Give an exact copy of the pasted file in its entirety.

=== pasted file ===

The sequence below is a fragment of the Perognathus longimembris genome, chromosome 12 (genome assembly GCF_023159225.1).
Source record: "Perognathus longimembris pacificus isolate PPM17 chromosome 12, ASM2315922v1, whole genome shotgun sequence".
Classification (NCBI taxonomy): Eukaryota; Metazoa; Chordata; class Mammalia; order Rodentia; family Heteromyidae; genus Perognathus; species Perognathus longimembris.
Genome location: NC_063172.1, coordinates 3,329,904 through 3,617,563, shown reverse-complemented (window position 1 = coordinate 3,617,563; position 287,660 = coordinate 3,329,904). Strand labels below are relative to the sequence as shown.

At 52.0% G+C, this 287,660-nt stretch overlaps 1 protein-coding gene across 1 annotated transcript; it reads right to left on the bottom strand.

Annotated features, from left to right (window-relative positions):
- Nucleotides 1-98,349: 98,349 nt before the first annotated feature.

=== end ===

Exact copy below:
The sequence below is a fragment of the Perognathus longimembris genome, chromosome 12 (genome assembly GCF_023159225.1).
Source record: "Perognathus longimembris pacificus isolate PPM17 chromosome 12, ASM2315922v1, whole genome shotgun sequence".
Classification (NCBI taxonomy): Eukaryota; Metazoa; Chordata; class Mammalia; order Rodentia; family Heteromyidae; genus Perognathus; species Perognathus longimembris.
Genome location: NC_063172.1, coordinates 3,329,904 through 3,617,563, shown reverse-complemented (window position 1 = coordinate 3,617,563; position 287,660 = coordinate 3,329,904). Strand labels below are relative to the sequence as shown.

At 52.0% G+C, this 287,660-nt stretch overlaps 1 protein-coding gene across 1 annotated transcript; it reads right to left on the bottom strand.

Annotated features, from left to right (window-relative positions):
- Nucleotides 1-98,349: 98,349 nt before the first annotated feature.